Summer in globally-warmed New York City is the cruelest of seasons. The 90-degree sun melts the skyline to a sooty mirage, and the air curdles. A merciless landscape for a curly-haired 18-year-old prone to fainting in the heat. Even the gum-scarred sidewalks sweat. In the past, I had escaped to the verdant hills of the Adirondacks to study violin. But music costs money until you’re trained, lucky, and brave enough to make your own. This summer, it was time to get a job and save for college expenses, and practicing in my room wasn’t going to cover the cost of my Lit Hum books.
So began my story in a newly-renovated quantum physics lab in a renowned New York City university. In high school, I had taken several physics courses and enjoyed them, despite daily sexist remarks from the notorious and exclusively male physics teachers. Still, I didn’t know if I had what it took to “do real science, not just make A’s.” I applied around and found this job through the son of an old family friend, a Ph.D. student there who had offered me a tour several months before. He introduced me to the principal investigator, who took me into his office, scribbled quantum nonsense on a chalkboard for 20 minutes as I took hieroglyphic notes, asked me to explain it back to him, and offered me a position as a research intern. The PI then brought me with his team to a Greek restaurant around the corner and let me listen while they joked about particle accelerators.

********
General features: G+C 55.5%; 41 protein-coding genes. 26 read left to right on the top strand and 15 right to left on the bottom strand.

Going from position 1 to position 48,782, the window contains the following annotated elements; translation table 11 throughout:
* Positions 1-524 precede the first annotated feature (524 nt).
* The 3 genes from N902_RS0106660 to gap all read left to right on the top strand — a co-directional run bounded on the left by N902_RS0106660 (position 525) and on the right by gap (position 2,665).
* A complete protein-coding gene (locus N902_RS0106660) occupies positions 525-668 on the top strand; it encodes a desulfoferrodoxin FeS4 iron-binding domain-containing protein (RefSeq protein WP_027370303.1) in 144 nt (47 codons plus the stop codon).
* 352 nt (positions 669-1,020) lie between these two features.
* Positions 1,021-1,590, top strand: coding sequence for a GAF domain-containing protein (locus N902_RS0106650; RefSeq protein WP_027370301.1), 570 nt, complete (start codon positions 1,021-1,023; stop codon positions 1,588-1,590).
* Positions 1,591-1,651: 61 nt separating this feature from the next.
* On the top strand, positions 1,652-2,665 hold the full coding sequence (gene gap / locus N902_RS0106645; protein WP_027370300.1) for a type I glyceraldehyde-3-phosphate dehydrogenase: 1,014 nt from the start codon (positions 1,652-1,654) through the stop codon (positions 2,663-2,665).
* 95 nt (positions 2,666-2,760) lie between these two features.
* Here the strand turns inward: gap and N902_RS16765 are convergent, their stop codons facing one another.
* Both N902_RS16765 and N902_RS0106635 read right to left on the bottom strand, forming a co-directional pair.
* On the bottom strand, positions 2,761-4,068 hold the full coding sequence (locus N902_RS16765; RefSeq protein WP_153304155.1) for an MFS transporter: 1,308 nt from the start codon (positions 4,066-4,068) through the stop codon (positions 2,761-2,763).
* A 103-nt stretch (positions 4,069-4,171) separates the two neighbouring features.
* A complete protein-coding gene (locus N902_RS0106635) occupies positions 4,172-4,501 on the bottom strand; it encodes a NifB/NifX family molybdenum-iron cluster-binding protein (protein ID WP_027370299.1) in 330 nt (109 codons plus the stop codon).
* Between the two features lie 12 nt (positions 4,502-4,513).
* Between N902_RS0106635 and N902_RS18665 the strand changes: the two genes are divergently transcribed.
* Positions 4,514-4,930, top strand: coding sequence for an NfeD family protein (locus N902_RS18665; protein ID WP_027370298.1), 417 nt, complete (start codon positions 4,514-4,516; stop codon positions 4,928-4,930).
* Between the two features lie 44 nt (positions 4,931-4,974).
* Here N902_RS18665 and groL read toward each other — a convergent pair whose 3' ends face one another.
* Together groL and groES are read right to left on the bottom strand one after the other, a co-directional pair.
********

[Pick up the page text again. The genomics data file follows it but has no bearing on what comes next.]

At first my days were bearable, if boring. I arrived and made my way to a fluorescent-lit room with a large grey table and a mass of wheeled red chairs, where the other members of the program congregated. At first, we interacted little; a week in, I bit the bullet and asked everyone to go around and say their names, no one of higher authority having thought to do so earlier. But most of us eventually became friends, talking animatedly about, among other things, Minecraft, metal forges, the space-time-continuum, density matrices, silent auctions, and Pokémon. I once tried to talk about books, but they, it emerged, thought Crime and Punishment was a cop show. I was one of only a handful of women in the program, most of whom remained silent during these interactions. I would take my seat, open my laptop and notebook laced with doodles, and quietly get to work.